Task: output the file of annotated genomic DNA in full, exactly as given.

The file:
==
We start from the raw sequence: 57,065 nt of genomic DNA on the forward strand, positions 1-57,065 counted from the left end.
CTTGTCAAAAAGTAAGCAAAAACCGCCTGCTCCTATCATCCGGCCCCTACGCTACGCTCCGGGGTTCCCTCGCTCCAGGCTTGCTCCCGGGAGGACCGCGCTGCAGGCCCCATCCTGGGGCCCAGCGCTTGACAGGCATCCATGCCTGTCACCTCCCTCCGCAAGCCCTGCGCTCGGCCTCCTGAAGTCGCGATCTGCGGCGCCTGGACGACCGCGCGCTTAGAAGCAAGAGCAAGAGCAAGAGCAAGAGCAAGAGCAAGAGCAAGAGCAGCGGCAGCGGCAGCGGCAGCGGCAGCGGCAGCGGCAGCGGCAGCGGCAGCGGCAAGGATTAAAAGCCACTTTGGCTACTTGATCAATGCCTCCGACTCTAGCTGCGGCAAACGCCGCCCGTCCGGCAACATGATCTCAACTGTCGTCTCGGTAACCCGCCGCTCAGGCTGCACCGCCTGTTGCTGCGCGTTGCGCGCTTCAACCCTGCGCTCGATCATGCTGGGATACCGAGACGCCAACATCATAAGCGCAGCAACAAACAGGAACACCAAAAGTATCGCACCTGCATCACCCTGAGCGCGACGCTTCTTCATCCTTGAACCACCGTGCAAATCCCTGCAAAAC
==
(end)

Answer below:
We start from the raw sequence: 57,065 nt of genomic DNA on the forward strand, positions 1-57,065 counted from the left end.
CTTGTCAAAAAGTAAGCAAAAACCGCCTGCTCCTATCATCCGGCCCCTACGCTACGCTCCGGGGTTCCCTCGCTCCAGGCTTGCTCCCGGGAGGACCGCGCTGCAGGCCCCATCCTGGGGCCCAGCGCTTGACAGGCATCCATGCCTGTCACCTCCCTCCGCAAGCCCTGCGCTCGGCCTCCTGAAGTCGCGATCTGCGGCGCCTGGACGACCGCGCGCTTAGAAGCAAGAGCAAGAGCAAGAGCAAGAGCAAGAGCAAGAGCAAGAGCAGCGGCAGCGGCAGCGGCAGCGGCAGCGGCAGCGGCAGCGGCAGCGGCAGCGGCAAGGATTAAAAGCCACTTTGGCTACTTGATCAATGCCTCCGACTCTAGCTGCGGCAAACGCCGCCCGTCCGGCAACATGATCTCAACTGTCGTCTCGGTAACCCGCCGCTCAGGCTGCACCGCCTGTTGCTGCGCGTTGCGCGCTTCAACCCTGCGCTCGATCATGCTGGGATACCGAGACGCCAACATCATAAGCGCAGCAACAAACAGGAACACCAAAAGTATCGCACCTGCATCACCCTGAGCGCGACGCTTCTTCATCCTTGAACCACCGTGCAAATCCCTGCAAAAC